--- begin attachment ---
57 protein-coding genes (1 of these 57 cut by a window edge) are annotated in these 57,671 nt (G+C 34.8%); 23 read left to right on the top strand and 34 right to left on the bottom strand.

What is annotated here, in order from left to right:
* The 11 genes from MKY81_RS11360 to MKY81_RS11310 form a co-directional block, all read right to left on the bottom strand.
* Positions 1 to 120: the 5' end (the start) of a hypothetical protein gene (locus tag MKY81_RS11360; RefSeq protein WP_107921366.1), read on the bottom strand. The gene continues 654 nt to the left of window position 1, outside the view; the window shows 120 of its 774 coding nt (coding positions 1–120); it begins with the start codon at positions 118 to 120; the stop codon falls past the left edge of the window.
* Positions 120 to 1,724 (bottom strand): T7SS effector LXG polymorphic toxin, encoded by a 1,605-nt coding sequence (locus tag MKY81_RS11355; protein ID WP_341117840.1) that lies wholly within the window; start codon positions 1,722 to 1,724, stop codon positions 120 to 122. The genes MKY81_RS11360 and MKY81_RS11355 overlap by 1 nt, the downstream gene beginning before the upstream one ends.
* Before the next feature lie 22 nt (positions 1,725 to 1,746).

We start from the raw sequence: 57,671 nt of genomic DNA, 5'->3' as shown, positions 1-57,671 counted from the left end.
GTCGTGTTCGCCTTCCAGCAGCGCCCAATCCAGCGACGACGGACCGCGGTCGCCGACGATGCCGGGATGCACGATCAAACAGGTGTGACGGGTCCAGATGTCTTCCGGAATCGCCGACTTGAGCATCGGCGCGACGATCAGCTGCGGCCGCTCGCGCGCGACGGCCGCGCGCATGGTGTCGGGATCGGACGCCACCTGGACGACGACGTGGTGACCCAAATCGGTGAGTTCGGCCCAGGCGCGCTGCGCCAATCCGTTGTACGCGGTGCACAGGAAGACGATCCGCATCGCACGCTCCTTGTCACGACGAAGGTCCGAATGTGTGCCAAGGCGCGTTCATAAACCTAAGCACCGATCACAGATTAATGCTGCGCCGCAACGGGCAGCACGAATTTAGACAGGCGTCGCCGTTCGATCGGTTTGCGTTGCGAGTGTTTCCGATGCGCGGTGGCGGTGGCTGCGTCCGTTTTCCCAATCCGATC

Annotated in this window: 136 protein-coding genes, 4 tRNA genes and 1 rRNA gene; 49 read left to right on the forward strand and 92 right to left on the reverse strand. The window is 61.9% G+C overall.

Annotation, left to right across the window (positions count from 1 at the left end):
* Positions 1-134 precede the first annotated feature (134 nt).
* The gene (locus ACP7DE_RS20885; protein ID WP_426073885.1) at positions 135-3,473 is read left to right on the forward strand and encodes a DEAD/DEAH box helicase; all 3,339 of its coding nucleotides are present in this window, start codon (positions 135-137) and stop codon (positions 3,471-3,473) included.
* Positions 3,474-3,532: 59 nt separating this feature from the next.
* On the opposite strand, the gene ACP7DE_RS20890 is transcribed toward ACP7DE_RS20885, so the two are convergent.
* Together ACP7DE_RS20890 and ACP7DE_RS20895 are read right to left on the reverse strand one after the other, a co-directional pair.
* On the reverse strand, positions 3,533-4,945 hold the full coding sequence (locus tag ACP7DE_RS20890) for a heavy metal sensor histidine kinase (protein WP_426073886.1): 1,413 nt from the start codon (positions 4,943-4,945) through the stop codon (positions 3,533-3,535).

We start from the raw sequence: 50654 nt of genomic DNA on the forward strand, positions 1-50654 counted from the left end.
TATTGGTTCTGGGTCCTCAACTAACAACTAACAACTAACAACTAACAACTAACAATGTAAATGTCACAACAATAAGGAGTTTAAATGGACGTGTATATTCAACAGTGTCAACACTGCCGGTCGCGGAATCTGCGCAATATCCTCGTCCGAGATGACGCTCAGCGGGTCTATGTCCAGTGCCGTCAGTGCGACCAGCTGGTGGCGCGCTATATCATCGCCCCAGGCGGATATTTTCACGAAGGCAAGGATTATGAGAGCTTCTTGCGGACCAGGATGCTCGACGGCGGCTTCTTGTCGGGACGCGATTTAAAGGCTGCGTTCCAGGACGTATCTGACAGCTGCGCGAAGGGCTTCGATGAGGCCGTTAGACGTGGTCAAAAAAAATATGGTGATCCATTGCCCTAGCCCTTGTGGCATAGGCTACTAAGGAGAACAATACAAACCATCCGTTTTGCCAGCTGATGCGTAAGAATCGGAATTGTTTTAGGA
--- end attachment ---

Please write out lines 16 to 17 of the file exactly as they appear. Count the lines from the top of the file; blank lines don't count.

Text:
* On the reverse strand, positions 3,533-4,945 hold the full coding sequence (locus tag ACP7DE_RS20890) for a heavy metal sensor histidine kinase (protein WP_426073886.1): 1,413 nt from the start codon (positions 4,943-4,945) through the stop codon (positions 3,533-3,535).

We start from the raw sequence: 50654 nt of genomic DNA on the forward strand, positions 1-50654 counted from the left end.